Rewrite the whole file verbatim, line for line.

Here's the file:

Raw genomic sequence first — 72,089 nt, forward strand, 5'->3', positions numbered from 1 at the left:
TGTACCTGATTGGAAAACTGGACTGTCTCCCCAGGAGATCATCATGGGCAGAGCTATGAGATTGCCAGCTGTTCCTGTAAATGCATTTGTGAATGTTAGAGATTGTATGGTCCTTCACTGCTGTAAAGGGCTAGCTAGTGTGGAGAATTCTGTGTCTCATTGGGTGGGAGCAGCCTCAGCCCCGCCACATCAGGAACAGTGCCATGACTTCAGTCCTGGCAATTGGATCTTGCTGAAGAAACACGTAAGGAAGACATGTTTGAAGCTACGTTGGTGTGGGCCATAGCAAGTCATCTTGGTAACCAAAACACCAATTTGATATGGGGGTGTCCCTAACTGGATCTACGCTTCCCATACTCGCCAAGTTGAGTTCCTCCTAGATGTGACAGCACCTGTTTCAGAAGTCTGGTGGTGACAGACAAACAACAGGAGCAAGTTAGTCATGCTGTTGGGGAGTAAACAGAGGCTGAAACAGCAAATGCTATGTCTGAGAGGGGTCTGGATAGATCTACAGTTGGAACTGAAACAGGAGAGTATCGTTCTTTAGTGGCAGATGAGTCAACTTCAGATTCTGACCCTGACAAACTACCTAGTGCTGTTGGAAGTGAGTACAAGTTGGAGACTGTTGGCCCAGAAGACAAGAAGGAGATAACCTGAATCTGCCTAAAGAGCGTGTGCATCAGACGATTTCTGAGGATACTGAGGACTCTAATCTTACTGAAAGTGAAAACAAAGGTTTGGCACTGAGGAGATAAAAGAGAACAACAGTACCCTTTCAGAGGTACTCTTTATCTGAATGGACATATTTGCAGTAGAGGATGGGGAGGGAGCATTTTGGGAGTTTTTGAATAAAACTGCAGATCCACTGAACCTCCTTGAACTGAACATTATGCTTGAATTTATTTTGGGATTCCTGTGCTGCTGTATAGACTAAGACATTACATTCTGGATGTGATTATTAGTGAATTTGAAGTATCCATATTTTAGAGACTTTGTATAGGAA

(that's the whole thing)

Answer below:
Raw genomic sequence first — 72,089 nt, forward strand, 5'->3', positions numbered from 1 at the left:
TGTACCTGATTGGAAAACTGGACTGTCTCCCCAGGAGATCATCATGGGCAGAGCTATGAGATTGCCAGCTGTTCCTGTAAATGCATTTGTGAATGTTAGAGATTGTATGGTCCTTCACTGCTGTAAAGGGCTAGCTAGTGTGGAGAATTCTGTGTCTCATTGGGTGGGAGCAGCCTCAGCCCCGCCACATCAGGAACAGTGCCATGACTTCAGTCCTGGCAATTGGATCTTGCTGAAGAAACACGTAAGGAAGACATGTTTGAAGCTACGTTGGTGTGGGCCATAGCAAGTCATCTTGGTAACCAAAACACCAATTTGATATGGGGGTGTCCCTAACTGGATCTACGCTTCCCATACTCGCCAAGTTGAGTTCCTCCTAGATGTGACAGCACCTGTTTCAGAAGTCTGGTGGTGACAGACAAACAACAGGAGCAAGTTAGTCATGCTGTTGGGGAGTAAACAGAGGCTGAAACAGCAAATGCTATGTCTGAGAGGGGTCTGGATAGATCTACAGTTGGAACTGAAACAGGAGAGTATCGTTCTTTAGTGGCAGATGAGTCAACTTCAGATTCTGACCCTGACAAACTACCTAGTGCTGTTGGAAGTGAGTACAAGTTGGAGACTGTTGGCCCAGAAGACAAGAAGGAGATAACCTGAATCTGCCTAAAGAGCGTGTGCATCAGACGATTTCTGAGGATACTGAGGACTCTAATCTTACTGAAAGTGAAAACAAAGGTTTGGCACTGAGGAGATAAAAGAGAACAACAGTACCCTTTCAGAGGTACTCTTTATCTGAATGGACATATTTGCAGTAGAGGATGGGGAGGGAGCATTTTGGGAGTTTTTGAATAAAACTGCAGATCCACTGAACCTCCTTGAACTGAACATTATGCTTGAATTTATTTTGGGATTCCTGTGCTGCTGTATAGACTAAGACATTACATTCTGGATGTGATTATTAGTGAATTTGAAGTATCCATATTTTAGAGACTTTGTATAGGAA